By lunchtime today, everyone in corporate Australia will know that the widely regarded Mark McInnes has resigned in disgrace. The former CEO of David Jones has admitted he acted inappropriately towards a staff member in question in a manner “unbecoming of the high standard of a chief executive officer”.

By this afternoon we will probably know exactly what he did. The SMH already has a large prompt on their news page urging people to send in tips.

And then the old debates will begin. Did his punishment fit the crime? Exactly how serious was his “inappropriate” behavior?

And then the big one: Did he really have to resign? Well, of course he did. But that is not going to stop the usual speculation in corporate circles about how serious a matter was it really.

In fact, it has already begun. The Australian‘s lead story says that some in corporate Australia say the alleged offense “wasn’t even a kiss” but to protect the brand, the decision was made to “come clean” at the start. So there you have it. In some corporate circles it has to be a kiss — or more — to be deemed inappropriate.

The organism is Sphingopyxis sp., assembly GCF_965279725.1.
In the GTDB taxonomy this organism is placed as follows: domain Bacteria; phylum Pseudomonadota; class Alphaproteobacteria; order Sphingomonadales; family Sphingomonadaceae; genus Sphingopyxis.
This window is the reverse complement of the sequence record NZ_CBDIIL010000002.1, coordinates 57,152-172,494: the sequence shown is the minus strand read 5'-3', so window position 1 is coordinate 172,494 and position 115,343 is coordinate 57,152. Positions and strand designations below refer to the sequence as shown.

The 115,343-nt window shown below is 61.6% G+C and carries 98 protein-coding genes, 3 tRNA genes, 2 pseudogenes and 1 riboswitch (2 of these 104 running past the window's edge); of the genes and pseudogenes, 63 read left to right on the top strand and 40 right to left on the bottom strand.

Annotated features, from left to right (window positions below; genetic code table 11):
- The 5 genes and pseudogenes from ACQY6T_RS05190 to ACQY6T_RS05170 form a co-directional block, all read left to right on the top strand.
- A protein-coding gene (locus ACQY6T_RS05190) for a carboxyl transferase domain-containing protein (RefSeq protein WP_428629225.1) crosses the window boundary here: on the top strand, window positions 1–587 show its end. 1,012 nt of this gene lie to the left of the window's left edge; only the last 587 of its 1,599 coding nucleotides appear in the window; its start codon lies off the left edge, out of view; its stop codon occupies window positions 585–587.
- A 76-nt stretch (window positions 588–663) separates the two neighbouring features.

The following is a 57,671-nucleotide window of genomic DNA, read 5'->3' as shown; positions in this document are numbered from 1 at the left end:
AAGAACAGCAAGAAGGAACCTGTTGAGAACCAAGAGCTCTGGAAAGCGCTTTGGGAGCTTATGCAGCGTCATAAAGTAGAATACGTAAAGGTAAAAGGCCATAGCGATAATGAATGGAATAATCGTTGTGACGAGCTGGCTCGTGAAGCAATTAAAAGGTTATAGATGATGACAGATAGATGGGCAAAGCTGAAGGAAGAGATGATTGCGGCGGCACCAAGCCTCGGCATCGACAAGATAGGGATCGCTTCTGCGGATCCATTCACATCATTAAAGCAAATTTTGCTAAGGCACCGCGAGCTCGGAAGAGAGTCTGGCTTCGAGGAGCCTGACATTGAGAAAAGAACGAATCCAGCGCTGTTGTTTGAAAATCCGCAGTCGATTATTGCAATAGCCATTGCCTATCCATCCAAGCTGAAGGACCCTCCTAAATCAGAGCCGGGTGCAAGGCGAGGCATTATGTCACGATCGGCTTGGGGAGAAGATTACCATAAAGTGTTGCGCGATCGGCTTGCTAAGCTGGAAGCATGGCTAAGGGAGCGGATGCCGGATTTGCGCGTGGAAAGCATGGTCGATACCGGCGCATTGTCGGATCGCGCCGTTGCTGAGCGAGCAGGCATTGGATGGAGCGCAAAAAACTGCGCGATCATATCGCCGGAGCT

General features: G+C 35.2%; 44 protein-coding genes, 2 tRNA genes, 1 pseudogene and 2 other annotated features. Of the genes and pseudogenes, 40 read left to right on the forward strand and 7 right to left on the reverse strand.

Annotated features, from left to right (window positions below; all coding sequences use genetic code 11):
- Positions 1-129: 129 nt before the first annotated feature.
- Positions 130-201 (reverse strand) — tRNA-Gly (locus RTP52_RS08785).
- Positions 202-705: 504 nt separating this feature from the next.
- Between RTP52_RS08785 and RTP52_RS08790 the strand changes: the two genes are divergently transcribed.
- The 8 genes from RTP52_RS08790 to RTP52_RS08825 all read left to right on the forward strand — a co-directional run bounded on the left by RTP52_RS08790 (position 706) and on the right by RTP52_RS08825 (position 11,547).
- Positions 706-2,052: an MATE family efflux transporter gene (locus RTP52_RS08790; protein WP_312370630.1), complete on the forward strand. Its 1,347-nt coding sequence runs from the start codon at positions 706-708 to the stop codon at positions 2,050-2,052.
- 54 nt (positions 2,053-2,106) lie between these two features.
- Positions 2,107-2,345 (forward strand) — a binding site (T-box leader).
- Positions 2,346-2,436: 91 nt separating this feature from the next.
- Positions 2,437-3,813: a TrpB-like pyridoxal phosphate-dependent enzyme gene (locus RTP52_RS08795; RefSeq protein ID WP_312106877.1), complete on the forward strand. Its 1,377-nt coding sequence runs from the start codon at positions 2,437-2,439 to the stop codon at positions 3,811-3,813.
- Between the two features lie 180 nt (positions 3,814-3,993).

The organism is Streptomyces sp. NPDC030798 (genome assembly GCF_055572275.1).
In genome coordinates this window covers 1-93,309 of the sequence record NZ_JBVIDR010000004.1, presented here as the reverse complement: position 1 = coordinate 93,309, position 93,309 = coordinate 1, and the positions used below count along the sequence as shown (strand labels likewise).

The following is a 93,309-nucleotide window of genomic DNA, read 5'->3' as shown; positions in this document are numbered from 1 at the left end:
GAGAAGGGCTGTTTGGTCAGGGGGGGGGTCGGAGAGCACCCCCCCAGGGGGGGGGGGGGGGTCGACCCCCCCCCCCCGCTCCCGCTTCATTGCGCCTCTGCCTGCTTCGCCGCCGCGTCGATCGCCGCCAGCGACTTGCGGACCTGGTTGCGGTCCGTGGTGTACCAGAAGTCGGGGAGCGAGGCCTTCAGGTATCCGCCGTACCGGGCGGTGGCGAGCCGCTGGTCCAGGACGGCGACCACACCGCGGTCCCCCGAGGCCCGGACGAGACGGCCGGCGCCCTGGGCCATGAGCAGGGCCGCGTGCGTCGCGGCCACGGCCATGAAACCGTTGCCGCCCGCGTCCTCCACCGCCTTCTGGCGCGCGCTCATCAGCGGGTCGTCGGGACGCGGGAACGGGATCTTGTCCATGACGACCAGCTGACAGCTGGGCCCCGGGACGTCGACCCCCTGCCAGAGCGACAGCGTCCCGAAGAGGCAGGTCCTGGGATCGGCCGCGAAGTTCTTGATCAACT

And then the clanger. The Australian reports that the complainant in the McInnes case went to Sydney plaintiff law firm Harmers, which also handled Christina Rich’s case against PWC in which she received a big settlement. That is sure to get the tongues wagging. Maybe, some will say, she is just a gold digger who saw an opportunity and got out her spade.

But why do we jump to that conclusion first when we know that it is common for woman around the country to go to work to do a good job and be faced with the shocking situation of a boss or manager acting in a way that makes her feel extremely uncomfortable?

We still don’t know what McInnes did. But who cares. He runs a company that sells to high-end female consumers. He heads up a mainly female workforce. And as he admits, he did the wrong thing not once but twice.

Now the debate should not centre on whether the punishment fits the crime. This should serve as a warning: Women have the right to go to work and not be faced with any “inappropriate” behaviour from bosses, managers or anyone else for that matter.

Peter Fray

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